Manchester Arena Attack Survivor Launches Innovative New Mental Health Service One Year On

Bonnie Evie Gifford
By Bonnie Evie Gifford,
updated on May 22, 2018

Manchester Arena Attack Survivor Launches Innovative New Mental Health Service One Year On

Survivor Sean Gardner launches a new, innovative service aiming to provide free emergency psychological support for victims of mass trauma

The Trauma Response Network, (TRN) created in collaboration with a team of qualified EMDR (Eye Movement Desensitisation and Reprocessing) therapists, is a new mental health service that will deliver free emergency psychological support. Launched on 22 May 2018, to mark the one year anniversary since the attack, TRN aims to support NHS services at a time when they are under tremendous pressure.

Chairman and survivor, Sean experienced significant impacts to his own mental health following the 2017 arena attack. Neither suicidal nor deemed at immediate risk, Sean was not offered any immediate treatment in the aftermath of the attack. Through seeking independent advice, he was later diagnosed with post-traumatic stress disorder and referred for private EMDR therapy.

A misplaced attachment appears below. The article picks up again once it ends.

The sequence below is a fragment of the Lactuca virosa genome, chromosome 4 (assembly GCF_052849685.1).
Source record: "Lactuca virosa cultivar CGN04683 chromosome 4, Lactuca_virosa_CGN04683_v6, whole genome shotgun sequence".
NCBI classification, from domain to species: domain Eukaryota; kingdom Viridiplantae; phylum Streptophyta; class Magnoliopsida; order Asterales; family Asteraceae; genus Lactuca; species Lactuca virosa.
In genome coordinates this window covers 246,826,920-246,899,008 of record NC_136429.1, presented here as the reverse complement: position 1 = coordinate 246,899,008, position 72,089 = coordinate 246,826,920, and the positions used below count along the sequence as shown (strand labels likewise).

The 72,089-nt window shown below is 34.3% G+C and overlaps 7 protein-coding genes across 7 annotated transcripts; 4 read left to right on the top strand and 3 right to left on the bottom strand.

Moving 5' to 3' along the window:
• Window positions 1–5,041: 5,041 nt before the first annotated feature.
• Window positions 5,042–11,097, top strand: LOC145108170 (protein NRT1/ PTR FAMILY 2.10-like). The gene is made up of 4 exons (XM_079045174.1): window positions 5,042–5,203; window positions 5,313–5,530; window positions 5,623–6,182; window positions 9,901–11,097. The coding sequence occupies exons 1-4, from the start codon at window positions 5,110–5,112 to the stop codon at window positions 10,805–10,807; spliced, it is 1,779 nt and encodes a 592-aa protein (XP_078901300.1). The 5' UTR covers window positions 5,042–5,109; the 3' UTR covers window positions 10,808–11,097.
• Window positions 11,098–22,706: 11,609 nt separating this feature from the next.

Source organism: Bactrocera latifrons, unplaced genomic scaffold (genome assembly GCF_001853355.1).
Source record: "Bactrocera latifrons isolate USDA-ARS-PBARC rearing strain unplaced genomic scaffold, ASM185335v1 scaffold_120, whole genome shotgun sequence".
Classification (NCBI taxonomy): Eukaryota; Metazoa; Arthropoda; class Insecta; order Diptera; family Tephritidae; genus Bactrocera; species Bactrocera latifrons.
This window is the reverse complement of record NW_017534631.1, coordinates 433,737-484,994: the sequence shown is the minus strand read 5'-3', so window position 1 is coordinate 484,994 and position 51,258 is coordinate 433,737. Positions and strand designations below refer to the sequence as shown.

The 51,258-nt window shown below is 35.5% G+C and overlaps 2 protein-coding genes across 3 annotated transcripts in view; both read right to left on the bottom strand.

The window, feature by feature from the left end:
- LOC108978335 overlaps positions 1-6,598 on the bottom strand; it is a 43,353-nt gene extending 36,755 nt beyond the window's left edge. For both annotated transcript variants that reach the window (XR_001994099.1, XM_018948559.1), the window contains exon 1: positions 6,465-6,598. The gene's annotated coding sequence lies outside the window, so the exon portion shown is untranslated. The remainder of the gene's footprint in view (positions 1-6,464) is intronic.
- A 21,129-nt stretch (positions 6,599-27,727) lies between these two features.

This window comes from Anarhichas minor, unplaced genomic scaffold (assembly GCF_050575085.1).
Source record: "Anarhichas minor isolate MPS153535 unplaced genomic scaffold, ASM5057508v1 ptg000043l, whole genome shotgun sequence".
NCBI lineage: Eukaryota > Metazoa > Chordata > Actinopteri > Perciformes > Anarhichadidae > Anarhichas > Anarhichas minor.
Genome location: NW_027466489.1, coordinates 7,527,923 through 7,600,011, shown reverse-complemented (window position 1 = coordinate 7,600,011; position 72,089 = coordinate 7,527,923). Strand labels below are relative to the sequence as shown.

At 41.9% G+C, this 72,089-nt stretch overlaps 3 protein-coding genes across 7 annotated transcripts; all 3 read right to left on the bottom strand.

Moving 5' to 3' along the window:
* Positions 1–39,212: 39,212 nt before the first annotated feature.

Sean explained: "I discovered I was not alone. Reports from both the Manchester and London attacks, and the Grenfell Tower disaster show many people are unable to access immediate mental health support, something that made a tangible difference to the pace of my own recovery."

Consisting of a team of professional, qualified therapists specialising in EMDR who commit to giving up their time free of charge to support people affected by mass trauma, the TRN will allow those affected to self-refer themselves online within hours of an event, providing them with a free online psychoeducation session.

One of two treatments approved by the National Institute for Health and Care Excellence (NICE), EMDR is recognised by the World Health Organisation (WHO) as a positive treatment for PTSD in adults and children.

Susan Darker-Smith, an EMDR therapist specialising in trauma, says: "The idea of using technology to help people is exciting and innovative. There have been trials of online psychotherapy but nothing on this scale, where those affected by an incident of mass trauma are able to access online support and speak to an accredited EMDR clinician within 24 hours."

Users will receive up to five face-to-face therapy sessions following their initial online session, each delivered free of charge by qualified therapists. TRN hopes these will bridge the gap between the need for early intervention and the ability of existing service providers to offer support to those affected by mass trauma.

Join 100,000+ subscribers

Stay in the loop with everything Happiful

We care about your data, read our privacy policy
Our Vision

We’re on a mission to create a healthier, happier, more sustainable society.